Understand Cultural Landscapes

Aerial of rural landscape, with mowed grass around several structures, an unpaved drive, and clearings and pine trees.
Baker Island at Acadia National Park is an example of a cultural landscape.


Defining Cultural Landscapes

Section of diagram showing types of landscapes.

Put simply, a cultural landscape is a historically significant property that shows evidence of human interaction with the physical environment.

The National Park Service defines a cultural landscape as, "a geographic area, including both cultural and natural resources and the wildlife or domestic animals therein, associated with a historic event, activity, or person, or exhibiting other cultural or aesthetic values."

Other definitions of cultural landscapes come from:

  • UNESCO: "Combined works of nature and of man" that illustrate the evolution of human society and settlement over time, under the influence of physical constraints and/or opportunities presented by their natural environment, and of successive social, economic, and cultural forces, both external and internal.
  • The Cultural Landscape Foundation: "Cultural landscapes provide a sense of place and identity; they map our relationship with the land over time; and they are part of our national heritage and each of our lives."

Cultural Landscape Types

The National Park Service recognizes four cultural landscape categories: historic designed landscapes, historic vernacular landscapes, historic sites, and ethnographic landscapes. These landscape categories help to distinguish the values that make them cultural resources and to determine how they should be treated, managed, and interpreted.

Headstones at Baker Island, Acadia National Park

The NPS Preservation Mission

The role of the Park Cultural Landscapes Program supports the historic preservation efforts of the National Park Service, which is governed by federal law, federal regulations, presidential executive orders, and orders of the Director of the National Park Service. Many of these have recently been reorganized under Title 54 of United States Code.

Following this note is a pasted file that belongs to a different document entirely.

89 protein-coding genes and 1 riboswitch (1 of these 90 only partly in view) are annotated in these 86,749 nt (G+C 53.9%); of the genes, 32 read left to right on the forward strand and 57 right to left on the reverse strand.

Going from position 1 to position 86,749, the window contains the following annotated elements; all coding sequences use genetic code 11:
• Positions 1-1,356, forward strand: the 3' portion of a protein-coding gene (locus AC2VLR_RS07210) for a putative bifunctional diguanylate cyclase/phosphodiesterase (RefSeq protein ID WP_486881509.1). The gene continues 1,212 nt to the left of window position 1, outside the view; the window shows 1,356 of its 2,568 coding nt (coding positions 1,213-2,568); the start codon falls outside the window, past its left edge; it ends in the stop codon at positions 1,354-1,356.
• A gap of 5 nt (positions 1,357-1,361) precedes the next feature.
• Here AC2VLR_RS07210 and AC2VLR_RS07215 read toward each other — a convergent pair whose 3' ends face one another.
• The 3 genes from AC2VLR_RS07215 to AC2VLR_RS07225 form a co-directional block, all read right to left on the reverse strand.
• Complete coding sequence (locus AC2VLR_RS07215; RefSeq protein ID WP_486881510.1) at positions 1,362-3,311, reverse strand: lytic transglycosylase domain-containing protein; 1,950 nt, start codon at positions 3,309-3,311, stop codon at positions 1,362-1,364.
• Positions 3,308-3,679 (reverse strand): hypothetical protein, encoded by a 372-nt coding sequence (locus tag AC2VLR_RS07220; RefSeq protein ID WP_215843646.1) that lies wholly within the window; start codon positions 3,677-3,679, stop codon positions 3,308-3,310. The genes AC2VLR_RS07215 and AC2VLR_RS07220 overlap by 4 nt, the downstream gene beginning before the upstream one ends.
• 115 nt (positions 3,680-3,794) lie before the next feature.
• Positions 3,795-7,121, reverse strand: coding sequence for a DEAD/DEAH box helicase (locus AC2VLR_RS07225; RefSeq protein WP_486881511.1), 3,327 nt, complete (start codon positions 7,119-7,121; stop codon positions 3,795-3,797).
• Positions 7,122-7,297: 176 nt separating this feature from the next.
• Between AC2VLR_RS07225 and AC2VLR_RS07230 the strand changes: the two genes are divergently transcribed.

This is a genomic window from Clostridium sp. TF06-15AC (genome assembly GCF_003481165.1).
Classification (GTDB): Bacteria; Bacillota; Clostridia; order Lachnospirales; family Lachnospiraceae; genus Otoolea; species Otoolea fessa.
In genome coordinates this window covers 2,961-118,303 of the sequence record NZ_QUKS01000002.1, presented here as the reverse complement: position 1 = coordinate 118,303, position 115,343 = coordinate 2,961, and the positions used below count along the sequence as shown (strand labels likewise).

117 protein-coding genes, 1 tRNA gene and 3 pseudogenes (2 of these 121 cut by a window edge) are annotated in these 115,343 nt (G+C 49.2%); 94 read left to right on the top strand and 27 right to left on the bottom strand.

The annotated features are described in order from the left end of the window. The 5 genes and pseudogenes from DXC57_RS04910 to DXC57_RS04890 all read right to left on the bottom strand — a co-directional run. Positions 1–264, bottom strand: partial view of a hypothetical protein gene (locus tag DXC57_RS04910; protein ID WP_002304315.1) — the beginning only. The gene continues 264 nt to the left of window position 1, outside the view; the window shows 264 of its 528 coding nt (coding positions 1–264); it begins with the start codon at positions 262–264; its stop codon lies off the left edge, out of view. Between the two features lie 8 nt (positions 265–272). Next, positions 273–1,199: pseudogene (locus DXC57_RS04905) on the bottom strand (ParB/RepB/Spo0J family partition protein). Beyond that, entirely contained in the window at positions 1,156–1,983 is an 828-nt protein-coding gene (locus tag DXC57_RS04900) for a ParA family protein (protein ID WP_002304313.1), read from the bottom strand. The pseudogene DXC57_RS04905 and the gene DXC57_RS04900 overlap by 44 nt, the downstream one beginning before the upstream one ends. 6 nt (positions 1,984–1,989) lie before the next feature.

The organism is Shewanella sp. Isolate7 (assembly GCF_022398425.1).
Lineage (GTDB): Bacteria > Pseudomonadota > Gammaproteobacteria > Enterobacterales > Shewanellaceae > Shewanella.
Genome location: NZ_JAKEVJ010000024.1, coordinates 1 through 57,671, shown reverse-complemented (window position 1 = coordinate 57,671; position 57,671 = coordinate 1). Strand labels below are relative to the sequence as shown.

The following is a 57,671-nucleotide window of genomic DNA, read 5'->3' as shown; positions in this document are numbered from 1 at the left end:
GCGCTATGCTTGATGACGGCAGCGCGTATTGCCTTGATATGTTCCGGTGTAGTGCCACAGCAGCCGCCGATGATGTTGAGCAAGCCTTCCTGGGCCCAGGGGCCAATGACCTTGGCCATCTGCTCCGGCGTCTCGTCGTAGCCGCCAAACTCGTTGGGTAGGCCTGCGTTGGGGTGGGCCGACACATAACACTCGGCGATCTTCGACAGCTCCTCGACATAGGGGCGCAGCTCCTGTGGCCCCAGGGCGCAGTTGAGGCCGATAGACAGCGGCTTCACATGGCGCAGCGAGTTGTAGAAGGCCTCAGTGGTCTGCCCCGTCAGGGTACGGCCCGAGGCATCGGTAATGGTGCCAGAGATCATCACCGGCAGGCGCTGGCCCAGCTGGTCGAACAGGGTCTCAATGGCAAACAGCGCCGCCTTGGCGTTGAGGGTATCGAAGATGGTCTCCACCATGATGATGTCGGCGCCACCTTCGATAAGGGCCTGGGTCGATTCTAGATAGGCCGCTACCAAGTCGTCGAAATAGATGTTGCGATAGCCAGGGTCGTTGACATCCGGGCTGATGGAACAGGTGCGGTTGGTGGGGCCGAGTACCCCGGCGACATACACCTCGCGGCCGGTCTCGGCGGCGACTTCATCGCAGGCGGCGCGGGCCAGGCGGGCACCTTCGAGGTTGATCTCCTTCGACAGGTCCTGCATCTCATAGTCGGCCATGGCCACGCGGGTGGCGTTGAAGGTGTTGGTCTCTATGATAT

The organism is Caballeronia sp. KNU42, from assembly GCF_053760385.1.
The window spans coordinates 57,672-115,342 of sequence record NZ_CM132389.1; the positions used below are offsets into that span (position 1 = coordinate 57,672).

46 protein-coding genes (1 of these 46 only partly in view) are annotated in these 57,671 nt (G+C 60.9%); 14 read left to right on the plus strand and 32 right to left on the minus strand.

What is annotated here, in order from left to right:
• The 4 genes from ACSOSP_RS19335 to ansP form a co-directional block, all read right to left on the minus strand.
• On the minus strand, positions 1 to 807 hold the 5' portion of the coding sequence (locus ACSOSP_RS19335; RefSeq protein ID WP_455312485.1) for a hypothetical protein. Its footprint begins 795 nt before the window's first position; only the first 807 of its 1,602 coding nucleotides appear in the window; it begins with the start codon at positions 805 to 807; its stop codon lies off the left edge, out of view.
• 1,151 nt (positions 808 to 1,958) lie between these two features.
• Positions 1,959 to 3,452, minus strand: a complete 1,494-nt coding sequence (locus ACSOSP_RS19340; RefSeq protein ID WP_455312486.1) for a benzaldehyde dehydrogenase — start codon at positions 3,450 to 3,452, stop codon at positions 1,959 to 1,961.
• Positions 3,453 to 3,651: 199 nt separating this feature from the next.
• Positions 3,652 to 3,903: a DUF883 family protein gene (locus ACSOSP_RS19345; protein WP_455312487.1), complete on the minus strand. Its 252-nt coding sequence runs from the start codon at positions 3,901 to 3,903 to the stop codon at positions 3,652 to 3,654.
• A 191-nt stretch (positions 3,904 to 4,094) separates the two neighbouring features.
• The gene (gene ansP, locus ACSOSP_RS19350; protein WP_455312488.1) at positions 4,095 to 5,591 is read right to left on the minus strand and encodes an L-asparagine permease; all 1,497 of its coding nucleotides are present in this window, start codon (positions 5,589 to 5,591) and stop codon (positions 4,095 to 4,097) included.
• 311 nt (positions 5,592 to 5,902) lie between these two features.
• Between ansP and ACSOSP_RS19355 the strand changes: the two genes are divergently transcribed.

The legal responsibility for preservation has its origins in the National Park Service Organic Act of 1916 (formerly 16 U.S.C. 1, amended to two sections in Title 54), which officially defined the agency and its mission.

In 1966, the National Historic Preservation Act (former citation 16 U.S.C. 470, amended to 54 U.S.C. 300101) outlined a vision for a more unified nationwide program of historic preservation among federal, tribal, and state governments; local municipalities; and private and non-profit organizations. This vision stated:

"The spirit and direction of the Nation are founded upon and reflected in its historic heritage; this historical and cultural foundations of the Nation should be preserved as a living part of our community life and development in order to give a sense of orientation to the American people...the preservation of this irreplaceable heritage is in the public interest so that its vital legacy of cultural, educational, aesthetic, inspirational, economic, and energy benefits will be maintained and enriched for future generations of Americans."

With the passage of the National Historic Preservation Act (NHPA), the NPS became the leading federal historic preservation agency. Fifty years later, the role of the NPS in historic preservation continues to be directed by these legal foundations; aiming to protect the resources of parks, as stated in the Organic Act, and providing leadership in the preservation of the nation's cultural heritage, as envisioned by the NHPA.

Explore NPS Cultural Landscapes

Articles: About NPS Cultural Landscapes

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    Preserving Cultural Landscapes in the National Park System

    The Park Cultural Landscapes Program is just one of the National Park Service programs with a role in the preservation of cultural landscapes and cultural resources.

    Last updated: March 8, 2024